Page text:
Gunshots rang out about 11 a.m. on Jan. 5 on Horseback Road in Clinton.
Minutes later, an injured Linda Owens was at her neighbor’s door. The neighbor let her in, tended to her wound and called 911.
In the frantic minutes that followed, the neighbor told police dispatchers that Owens had apparently been shot by her boyfriend, Edward Domasinsky.
After shooting himself in the face, Domasinsky got in his truck and drove toward the caller’s home, stopping at a small white house between the two homes and tried to break in.
“He’s trying to break in the house over there,” the caller said. “He thinks she’s in there.”
After failing to get into the empty house, Domasinsky drove toward the caller’s home — to the terror of the neighbor, whose name was not released.
“Yep, he’s stopped out front. Oh God! … Get out of here! Go! Go! Get out of here! Get out a here! Go home! Go home, the police are coming here! … You’ve blown your face off!”
Details of the chaotic scene are described in a transcript of the 911 call, which the Morning Sentinel obtained this week through a public records request. Police later said Owens, 46, had not been shot as the neighbor initially believed, but was burned on the shoulder from the gun blast when she deflected the barrel.
Owens told police that while she fled, she heard the gunshot as Domasinsky shot himself. She ran to the neighbor’s house about a quarter-mile down the road.
She was later taken by Delta Ambulance to Inland Hospital in Waterville, where she was treated and released.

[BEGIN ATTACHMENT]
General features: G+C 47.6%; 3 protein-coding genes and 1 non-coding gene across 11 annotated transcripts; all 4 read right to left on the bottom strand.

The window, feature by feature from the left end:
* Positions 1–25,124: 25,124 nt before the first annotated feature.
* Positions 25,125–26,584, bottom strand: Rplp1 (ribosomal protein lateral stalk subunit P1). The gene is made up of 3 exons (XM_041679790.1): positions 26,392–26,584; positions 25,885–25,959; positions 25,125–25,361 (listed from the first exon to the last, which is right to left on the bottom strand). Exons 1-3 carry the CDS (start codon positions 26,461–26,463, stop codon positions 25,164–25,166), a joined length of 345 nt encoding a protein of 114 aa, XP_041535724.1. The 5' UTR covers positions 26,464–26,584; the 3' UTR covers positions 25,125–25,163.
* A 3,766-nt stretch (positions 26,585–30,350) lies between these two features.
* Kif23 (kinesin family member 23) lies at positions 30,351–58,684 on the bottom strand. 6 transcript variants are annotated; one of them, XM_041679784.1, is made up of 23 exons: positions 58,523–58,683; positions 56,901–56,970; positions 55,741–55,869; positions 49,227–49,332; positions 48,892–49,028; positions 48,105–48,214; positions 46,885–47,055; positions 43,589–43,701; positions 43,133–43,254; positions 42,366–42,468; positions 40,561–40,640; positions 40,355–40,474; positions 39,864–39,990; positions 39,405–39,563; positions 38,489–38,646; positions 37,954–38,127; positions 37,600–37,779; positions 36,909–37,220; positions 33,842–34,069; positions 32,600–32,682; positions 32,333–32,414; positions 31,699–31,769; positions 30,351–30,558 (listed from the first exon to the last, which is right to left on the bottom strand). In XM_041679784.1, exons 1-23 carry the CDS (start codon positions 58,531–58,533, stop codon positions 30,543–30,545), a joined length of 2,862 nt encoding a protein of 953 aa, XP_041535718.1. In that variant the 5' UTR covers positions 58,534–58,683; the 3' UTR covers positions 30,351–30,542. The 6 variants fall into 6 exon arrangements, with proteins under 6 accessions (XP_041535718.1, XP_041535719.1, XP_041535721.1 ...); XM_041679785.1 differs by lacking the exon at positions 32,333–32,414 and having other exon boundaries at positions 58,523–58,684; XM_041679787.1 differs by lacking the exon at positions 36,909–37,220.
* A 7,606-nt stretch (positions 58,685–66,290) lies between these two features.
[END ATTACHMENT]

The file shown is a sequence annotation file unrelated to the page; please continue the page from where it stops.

Domasinsky, 55, remains at Maine Medical Center in Portland receiving treatment for a self-inflicted gunshot wound to the face.
Charges against Domasinsky are on hold until he has recovered from his injuries, according to Clinton Police Sgt. Rusty Bell, who investigated the shooting.
“We want him to be medically able to stand trial,” Bell said Wednesday.
A spokeswoman at Maine Medical Center said Tuesday that Domasinsky was in satisfactory condition. Bell said that Domasinsky is still receiving treatment for the facial injuries.
Bell said Owens is being helped.
“We’ve contacted with Linda and the Family Violence Project to work with her with recovering from the incident and to find housing,” Bell said.
Owens and Domasinsky had been in a relationship for a couple years, according to Bell, and she had recently moved into the two-story house on Horseback Road.
When the neighbor first dialed 911, he told the dispatcher that Domasinsky shot his girlfriend. The caller said Owens appeared to be injured on her back shoulder
“I heard her screamin’ outside, I brought her down to my house, she’s wounded,” the caller said, saying he was on his house’s roof when he heard the screams. “He allegedly shot himself.”
The caller said he could see Domasinsky leaving his house and “it looks like he’s comin’ down here.” Domasinsky, after driving to a nearby empty house, started honking his truck’s horn.
“If he’s got a gun I don’t want him over here,” the caller said.
After the brief confrontation in the caller’s driveway, Domasinsky drove back to his house, according to the 911 transcript. It’s unclear from the transcript what Domasinsky’s intentions were before he drove back to his home. Bell said he wasn’t armed when he drove over to the neighbors.
“He didn’t take any weapons with him when he left the house,” Bell said. “By the time I got there, about 12 minutes after the incident, we knew we had to get him to a hospital. He was in bad shape.”
During the 911 call, the neighbor said it appeared Domasinsky “blew his jaw off.”
When police arrived, they found Domasinsky sitting in his truck at his home, conscious and alert, Bell said.
Clinton police officer Karl Roy, who was the first responder on scene, helped Domasinsky out of the truck and went with him for medical attention. Domasinsky was later taken by LifeFlight helicopter to Maine Medical Center.